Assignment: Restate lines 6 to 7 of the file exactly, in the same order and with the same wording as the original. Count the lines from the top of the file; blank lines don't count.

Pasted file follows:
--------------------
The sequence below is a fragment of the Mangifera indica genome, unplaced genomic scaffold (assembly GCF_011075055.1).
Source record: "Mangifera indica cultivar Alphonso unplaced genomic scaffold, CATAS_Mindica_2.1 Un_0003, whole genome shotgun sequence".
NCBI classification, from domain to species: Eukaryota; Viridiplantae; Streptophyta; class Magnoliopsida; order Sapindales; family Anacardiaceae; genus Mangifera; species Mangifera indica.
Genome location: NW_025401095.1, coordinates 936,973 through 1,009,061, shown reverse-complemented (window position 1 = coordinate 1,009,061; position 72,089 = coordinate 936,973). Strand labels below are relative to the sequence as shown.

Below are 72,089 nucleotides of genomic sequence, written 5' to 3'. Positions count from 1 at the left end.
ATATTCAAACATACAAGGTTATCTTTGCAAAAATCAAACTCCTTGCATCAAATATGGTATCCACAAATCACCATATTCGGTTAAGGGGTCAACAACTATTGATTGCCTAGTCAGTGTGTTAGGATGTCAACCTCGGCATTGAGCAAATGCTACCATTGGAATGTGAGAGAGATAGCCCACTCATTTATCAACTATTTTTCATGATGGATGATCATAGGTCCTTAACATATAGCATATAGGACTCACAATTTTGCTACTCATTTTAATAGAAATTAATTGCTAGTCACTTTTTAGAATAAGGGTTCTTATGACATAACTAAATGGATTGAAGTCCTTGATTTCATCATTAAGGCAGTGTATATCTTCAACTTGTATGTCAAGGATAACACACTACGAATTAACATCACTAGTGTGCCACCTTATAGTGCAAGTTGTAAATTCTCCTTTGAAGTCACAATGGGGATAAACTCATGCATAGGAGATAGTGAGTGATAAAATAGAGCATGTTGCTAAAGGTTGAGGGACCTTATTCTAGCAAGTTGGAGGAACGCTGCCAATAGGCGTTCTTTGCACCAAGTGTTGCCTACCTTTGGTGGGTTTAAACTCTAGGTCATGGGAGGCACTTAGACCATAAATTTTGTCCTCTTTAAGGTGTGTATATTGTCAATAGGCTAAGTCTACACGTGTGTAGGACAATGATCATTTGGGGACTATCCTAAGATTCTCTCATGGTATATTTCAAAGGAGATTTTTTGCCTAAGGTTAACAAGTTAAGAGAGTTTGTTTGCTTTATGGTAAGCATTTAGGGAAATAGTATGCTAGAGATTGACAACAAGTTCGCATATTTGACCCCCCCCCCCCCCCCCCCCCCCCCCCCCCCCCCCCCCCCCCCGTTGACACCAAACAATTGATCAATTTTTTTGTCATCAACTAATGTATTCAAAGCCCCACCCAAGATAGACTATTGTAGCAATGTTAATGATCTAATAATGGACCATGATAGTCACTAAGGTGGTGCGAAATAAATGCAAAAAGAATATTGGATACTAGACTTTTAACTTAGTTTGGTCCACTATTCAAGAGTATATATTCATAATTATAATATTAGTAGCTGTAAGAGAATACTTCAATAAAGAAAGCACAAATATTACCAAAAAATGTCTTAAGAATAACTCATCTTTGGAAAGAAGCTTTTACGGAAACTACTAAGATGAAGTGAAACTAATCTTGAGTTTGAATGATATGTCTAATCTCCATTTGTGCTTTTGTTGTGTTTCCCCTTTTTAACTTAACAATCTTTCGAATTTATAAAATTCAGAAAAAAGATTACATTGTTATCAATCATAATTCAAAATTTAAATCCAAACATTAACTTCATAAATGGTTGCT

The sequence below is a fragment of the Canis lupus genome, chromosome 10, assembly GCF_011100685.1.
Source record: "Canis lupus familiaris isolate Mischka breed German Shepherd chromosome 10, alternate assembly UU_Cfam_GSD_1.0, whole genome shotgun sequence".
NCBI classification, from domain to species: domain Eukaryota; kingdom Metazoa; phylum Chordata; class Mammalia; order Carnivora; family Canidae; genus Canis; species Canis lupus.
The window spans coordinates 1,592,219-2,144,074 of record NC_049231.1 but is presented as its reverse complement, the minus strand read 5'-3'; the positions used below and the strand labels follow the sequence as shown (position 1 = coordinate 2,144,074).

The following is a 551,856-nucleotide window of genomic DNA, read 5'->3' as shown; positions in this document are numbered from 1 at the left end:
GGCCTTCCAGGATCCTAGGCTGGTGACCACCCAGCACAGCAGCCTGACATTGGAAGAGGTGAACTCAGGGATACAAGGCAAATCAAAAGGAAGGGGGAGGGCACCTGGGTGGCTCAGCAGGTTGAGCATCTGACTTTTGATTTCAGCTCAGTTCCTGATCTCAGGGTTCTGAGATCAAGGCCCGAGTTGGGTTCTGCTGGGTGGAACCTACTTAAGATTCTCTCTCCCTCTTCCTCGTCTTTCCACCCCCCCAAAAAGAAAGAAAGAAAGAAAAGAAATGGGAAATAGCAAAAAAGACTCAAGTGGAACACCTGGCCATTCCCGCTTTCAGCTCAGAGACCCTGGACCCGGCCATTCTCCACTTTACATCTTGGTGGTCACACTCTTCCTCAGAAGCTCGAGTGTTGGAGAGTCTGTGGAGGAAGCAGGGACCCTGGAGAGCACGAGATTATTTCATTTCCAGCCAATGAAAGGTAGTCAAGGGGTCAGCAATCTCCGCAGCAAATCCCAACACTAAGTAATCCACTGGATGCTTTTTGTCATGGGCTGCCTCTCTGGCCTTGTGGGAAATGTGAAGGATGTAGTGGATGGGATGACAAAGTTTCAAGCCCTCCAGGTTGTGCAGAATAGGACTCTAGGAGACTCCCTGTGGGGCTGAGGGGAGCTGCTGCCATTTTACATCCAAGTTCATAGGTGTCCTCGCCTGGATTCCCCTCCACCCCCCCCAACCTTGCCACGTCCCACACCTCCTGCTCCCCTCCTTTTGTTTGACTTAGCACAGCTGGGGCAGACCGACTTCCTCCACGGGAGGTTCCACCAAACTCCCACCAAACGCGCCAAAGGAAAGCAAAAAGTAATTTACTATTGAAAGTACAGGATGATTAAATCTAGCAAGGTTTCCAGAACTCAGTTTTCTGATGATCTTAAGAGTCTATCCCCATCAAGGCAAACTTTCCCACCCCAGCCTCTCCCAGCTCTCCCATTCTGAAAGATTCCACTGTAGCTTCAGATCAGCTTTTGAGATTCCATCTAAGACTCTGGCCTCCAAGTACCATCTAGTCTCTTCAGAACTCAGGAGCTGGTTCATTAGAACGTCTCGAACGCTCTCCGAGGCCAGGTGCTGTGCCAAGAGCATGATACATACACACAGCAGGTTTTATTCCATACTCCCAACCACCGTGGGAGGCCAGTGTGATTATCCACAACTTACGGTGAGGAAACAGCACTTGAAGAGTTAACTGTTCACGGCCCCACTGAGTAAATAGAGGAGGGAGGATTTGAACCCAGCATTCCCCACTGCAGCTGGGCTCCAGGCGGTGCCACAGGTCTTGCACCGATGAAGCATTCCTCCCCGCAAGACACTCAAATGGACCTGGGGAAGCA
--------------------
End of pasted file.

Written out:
ATATTCAAACATACAAGGTTATCTTTGCAAAAATCAAACTCCTTGCATCAAATATGGTATCCACAAATCACCATATTCGGTTAAGGGGTCAACAACTATTGATTGCCTAGTCAGTGTGTTAGGATGTCAACCTCGGCATTGAGCAAATGCTACCATTGGAATGTGAGAGAGATAGCCCACTCATTTATCAACTATTTTTCATGATGGATGATCATAGGTCCTTAACATATAGCATATAGGACTCACAATTTTGCTACTCATTTTAATAGAAATTAATTGCTAGTCACTTTTTAGAATAAGGGTTCTTATGACATAACTAAATGGATTGAAGTCCTTGATTTCATCATTAAGGCAGTGTATATCTTCAACTTGTATGTCAAGGATAACACACTACGAATTAACATCACTAGTGTGCCACCTTATAGTGCAAGTTGTAAATTCTCCTTTGAAGTCACAATGGGGATAAACTCATGCATAGGAGATAGTGAGTGATAAAATAGAGCATGTTGCTAAAGGTTGAGGGACCTTATTCTAGCAAGTTGGAGGAACGCTGCCAATAGGCGTTCTTTGCACCAAGTGTTGCCTACCTTTGGTGGGTTTAAACTCTAGGTCATGGGAGGCACTTAGACCATAAATTTTGTCCTCTTTAAGGTGTGTATATTGTCAATAGGCTAAGTCTACACGTGTGTAGGACAATGATCATTTGGGGACTATCCTAAGATTCTCTCATGGTATATTTCAAAGGAGATTTTTTGCCTAAGGTTAACAAGTTAAGAGAGTTTGTTTGCTTTATGGTAAGCATTTAGGGAAATAGTATGCTAGAGATTGACAACAAGTTCGCATATTTGACCCCCCCCCCCCCCCCCCCCCCCCCCCCCCCCCCCCCCCCCCCGTTGACACCAAACAATTGATCAATTTTTTTGTCATCAACTAATGTATTCAAAGCCCCACCCAAGATAGACTATTGTAGCAATGTTAATGATCTAATAATGGACCATGATAGTCACTAAGGTGGTGCGAAATAAATGCAAAAAGAATATTGGATACTAGACTTTTAACTTAGTTTGGTCCACTATTCAAGAGTATATATTCATAATTATAATATTAGTAGCTGTAAGAGAATACTTCAATAAAGAAAGCACAAATATTACCAAAAAATGTCTTAAGAATAACTCATCTTTGGAAAGAAGCTTTTACGGAAACTACTAAGATGAAGTGAAACTAATCTTGAGTTTGAATGATATGTCTAATCTCCATTTGTGCTTTTGTTGTGTTTCCCCTTTTTAACTTAACAATCTTTCGAATTTATAAAATTCAGAAAAAAGATTACATTGTTATCAATCATAATTCAAAATTTAAATCCAAACATTAACTTCATAAATGGTTGCT

The sequence below is a fragment of the Canis lupus genome, chromosome 10, assembly GCF_011100685.1.